THE clock is ticking down to the final hours of one of the greatest events on the planet — the United States presidential election.
The four-yearly event, a tradition guaranteed by the US Constitution and staged in accordance with the wishes and spirit of the country's Founding Fathers, has been pitting incumbent Democrat Barack Obama against Republican Mitt Romney.
And it's been, according to "people in the know", a race too close to call — it will be, they say, a sprint to a photo finish. Much, they add, depends on what has transpired over the past few days.
This, however, hasn't really been of much help for a bunch of dumbfounded lay people from the South Pacific who've assembled here at Honolulu's East West Centre to discuss, watch, analyse and — perhaps — learn about the processes of constitutional democracy in action as they unfold in the greatest country in the world.
The experience has been, to say the least, overwhelming; the volume of information imparted simply bewildering.
This writer is part of a team of journalists and elections officials from Fiji, Papua New Guinea, Tonga and Timor Leste who've been brought together by the East West Centre's Pacific Island Development Program (PIDP) along with support from the US Department of State.
The purpose of the activity, says PIDP resident director Gerard Finin, is to gain first-hand knowledge of US national, state and local electoral systems through direct observation and interaction with a diverse range of individuals engaged in the electoral process.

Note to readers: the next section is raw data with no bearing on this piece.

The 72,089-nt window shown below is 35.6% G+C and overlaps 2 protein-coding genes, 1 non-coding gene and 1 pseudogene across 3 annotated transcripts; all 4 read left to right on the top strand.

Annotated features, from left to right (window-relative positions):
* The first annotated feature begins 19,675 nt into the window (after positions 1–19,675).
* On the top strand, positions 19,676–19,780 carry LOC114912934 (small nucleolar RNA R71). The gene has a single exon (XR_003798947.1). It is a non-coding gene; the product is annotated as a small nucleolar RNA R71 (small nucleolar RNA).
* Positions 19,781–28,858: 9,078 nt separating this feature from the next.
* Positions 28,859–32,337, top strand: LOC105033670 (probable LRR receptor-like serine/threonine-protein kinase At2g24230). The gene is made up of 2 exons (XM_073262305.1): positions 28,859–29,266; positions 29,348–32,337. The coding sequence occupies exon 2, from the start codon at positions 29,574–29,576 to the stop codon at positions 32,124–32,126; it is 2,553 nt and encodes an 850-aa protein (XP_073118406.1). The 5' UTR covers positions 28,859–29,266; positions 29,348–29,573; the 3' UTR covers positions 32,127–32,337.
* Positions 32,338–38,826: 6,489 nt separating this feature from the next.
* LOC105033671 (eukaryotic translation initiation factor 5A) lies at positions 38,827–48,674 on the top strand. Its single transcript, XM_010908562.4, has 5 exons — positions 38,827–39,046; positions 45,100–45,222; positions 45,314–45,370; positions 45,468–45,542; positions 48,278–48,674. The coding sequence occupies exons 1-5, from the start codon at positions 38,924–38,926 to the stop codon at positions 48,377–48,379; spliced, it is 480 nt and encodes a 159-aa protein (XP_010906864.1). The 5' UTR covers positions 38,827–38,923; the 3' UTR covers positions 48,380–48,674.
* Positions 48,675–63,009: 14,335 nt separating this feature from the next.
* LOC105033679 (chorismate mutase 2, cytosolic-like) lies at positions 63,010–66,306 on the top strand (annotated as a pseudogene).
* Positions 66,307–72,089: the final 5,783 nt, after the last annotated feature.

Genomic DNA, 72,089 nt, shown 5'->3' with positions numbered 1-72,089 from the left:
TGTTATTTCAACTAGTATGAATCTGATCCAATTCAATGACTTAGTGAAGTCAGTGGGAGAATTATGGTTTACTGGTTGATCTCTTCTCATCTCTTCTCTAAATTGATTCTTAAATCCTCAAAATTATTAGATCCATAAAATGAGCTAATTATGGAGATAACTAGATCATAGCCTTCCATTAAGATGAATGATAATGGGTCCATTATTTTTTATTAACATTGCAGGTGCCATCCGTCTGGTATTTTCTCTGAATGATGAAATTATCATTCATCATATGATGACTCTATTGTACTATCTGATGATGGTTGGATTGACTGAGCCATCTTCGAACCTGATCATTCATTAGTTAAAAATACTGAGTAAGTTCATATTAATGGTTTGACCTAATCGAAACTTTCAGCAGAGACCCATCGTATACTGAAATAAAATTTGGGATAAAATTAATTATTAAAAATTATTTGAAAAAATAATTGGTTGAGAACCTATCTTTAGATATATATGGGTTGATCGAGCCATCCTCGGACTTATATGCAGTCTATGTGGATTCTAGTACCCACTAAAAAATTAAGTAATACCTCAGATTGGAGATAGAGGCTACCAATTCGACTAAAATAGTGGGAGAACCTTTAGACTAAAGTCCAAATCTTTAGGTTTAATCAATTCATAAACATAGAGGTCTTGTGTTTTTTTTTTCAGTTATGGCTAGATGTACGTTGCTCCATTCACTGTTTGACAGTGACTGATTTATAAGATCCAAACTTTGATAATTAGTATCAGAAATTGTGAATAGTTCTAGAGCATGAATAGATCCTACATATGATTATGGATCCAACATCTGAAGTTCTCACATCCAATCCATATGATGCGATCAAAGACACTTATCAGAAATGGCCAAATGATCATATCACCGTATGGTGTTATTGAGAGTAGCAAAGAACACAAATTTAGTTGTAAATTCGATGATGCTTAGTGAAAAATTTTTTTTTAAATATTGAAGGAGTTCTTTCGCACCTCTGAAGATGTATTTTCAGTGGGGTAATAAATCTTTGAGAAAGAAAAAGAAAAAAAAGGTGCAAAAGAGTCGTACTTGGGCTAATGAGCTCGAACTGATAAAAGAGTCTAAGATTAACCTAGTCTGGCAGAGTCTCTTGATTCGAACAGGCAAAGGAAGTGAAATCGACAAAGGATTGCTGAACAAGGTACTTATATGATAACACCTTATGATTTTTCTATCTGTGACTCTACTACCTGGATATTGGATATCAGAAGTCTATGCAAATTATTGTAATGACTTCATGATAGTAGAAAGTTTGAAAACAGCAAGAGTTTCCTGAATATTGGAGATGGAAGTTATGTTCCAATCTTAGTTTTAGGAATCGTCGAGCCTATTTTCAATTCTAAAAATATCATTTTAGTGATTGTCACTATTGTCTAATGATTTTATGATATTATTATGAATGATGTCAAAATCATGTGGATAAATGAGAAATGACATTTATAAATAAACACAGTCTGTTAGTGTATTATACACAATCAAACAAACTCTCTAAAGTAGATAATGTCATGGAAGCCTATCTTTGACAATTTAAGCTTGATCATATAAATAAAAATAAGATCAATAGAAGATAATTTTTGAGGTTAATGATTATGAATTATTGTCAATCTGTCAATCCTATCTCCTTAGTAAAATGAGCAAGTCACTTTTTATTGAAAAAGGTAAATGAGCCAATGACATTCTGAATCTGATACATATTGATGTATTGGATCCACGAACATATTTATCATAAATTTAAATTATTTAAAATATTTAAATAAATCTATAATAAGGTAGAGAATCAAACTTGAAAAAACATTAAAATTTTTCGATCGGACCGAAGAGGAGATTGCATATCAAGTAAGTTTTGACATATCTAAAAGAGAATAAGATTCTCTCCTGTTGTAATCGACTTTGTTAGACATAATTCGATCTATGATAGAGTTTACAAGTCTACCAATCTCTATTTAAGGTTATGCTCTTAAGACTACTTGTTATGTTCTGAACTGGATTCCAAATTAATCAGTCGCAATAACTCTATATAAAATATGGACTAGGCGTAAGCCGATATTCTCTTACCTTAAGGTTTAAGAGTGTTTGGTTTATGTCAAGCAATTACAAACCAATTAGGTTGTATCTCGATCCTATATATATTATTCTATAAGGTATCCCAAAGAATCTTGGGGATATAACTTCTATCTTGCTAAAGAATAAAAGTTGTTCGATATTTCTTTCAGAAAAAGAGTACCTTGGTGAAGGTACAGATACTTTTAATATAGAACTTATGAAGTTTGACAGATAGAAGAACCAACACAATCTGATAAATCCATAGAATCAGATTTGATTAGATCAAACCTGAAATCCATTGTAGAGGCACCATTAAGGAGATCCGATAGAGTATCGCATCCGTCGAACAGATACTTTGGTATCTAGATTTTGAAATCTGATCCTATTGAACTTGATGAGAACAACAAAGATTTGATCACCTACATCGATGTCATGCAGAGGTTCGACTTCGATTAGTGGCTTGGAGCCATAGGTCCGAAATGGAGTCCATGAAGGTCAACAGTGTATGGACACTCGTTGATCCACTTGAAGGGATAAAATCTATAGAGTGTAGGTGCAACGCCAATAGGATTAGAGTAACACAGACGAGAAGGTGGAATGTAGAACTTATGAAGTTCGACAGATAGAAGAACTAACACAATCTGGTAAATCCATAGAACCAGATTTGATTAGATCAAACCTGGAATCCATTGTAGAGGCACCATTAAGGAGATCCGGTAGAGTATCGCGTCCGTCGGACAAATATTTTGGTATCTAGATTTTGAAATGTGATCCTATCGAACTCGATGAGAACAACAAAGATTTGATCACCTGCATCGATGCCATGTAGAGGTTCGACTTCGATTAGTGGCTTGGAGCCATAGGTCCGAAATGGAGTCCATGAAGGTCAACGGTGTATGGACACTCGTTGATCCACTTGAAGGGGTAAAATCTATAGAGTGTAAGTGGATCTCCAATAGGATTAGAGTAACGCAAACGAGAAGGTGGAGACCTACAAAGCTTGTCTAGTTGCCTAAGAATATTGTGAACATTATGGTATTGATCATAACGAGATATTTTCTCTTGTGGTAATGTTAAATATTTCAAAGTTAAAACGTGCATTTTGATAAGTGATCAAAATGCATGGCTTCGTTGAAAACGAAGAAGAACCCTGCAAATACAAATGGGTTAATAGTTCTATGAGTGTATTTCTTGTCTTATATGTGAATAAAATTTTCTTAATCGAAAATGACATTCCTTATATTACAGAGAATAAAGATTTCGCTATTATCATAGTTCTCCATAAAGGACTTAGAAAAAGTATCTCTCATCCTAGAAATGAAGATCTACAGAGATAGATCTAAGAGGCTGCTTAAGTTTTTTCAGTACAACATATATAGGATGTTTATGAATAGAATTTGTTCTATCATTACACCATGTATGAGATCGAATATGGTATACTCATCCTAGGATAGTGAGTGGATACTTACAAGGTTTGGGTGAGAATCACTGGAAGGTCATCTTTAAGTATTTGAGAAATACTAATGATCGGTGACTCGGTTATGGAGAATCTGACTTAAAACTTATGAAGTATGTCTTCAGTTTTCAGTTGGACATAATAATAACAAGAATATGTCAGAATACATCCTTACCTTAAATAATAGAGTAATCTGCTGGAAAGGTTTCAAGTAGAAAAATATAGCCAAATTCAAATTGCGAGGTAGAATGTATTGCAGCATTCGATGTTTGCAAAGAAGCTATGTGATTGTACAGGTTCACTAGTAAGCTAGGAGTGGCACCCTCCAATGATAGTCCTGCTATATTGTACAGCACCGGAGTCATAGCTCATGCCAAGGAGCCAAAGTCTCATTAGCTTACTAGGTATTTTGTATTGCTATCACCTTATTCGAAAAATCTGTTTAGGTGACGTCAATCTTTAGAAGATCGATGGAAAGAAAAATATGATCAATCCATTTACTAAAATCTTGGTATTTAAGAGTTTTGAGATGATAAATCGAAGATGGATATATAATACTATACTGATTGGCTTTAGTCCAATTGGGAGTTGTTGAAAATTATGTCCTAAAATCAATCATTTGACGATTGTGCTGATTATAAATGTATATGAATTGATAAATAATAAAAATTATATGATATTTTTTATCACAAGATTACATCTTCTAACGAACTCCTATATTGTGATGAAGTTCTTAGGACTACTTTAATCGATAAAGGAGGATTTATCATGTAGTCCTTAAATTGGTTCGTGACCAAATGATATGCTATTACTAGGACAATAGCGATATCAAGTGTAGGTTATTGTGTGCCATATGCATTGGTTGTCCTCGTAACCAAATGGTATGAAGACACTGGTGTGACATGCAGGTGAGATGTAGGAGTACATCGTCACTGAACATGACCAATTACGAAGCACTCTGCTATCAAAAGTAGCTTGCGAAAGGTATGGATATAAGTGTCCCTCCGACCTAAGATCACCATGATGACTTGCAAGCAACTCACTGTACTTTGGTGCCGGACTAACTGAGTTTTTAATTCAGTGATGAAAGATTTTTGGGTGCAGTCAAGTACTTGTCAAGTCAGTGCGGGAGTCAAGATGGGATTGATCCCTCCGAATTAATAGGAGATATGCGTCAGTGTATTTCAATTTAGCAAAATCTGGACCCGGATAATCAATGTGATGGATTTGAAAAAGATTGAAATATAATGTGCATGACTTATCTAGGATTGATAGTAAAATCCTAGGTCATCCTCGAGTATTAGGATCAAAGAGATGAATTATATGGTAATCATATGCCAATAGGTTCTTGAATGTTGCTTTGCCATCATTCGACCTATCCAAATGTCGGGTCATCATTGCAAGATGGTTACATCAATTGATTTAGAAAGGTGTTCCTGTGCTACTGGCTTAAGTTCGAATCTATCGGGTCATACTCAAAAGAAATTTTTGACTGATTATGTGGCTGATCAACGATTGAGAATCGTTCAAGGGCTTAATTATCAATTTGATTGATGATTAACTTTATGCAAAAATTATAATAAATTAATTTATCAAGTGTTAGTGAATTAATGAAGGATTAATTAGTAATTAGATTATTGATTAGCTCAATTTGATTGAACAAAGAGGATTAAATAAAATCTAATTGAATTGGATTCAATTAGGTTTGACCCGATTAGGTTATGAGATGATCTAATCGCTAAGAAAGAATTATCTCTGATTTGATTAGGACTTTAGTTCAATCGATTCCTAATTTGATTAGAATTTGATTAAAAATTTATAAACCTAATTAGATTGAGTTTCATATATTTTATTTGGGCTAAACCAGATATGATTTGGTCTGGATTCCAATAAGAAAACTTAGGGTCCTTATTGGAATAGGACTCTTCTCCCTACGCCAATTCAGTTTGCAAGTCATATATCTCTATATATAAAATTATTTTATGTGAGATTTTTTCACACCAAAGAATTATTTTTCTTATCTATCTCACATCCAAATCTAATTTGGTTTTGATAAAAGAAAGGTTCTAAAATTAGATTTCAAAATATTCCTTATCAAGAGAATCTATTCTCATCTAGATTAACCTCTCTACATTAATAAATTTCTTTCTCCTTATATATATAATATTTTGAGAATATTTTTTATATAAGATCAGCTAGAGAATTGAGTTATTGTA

"It represents an effort to deepen participants' comparative knowledge of the US electoral system, thereby contributing to a stronger and more vibrant community of Asia-Pacific democracies," said Dr Finin.
For a number of years, the centre has fielded multinational election observer teams to learn about and offer suggestions to improve the ways in which elections are conducted in various Asia Pacific nations. This year, however, is historic.
"This year is our first program hosting a multi-national group within the United States," Dr Finin said.
"The overall objective is to create a network of individuals who understand and appreciate the principles and practices of holding free and fair elections as a key element of democratic governance."
Here in Honolulu, considered the ultimate melting pot of East meets West, hundreds of people cast absentee voter ballots — early polling— on Saturday (Hawaii time) ahead of Tuesday's polling day (early tomorrow, Fiji time) at the Honolulu Hale — City Hall — in a process that appeared as smooth as it was efficient. For the Pacific delegation, the event provided the first rare insight into essential ingredients of the make-up of the American psyche — democracy and freedom.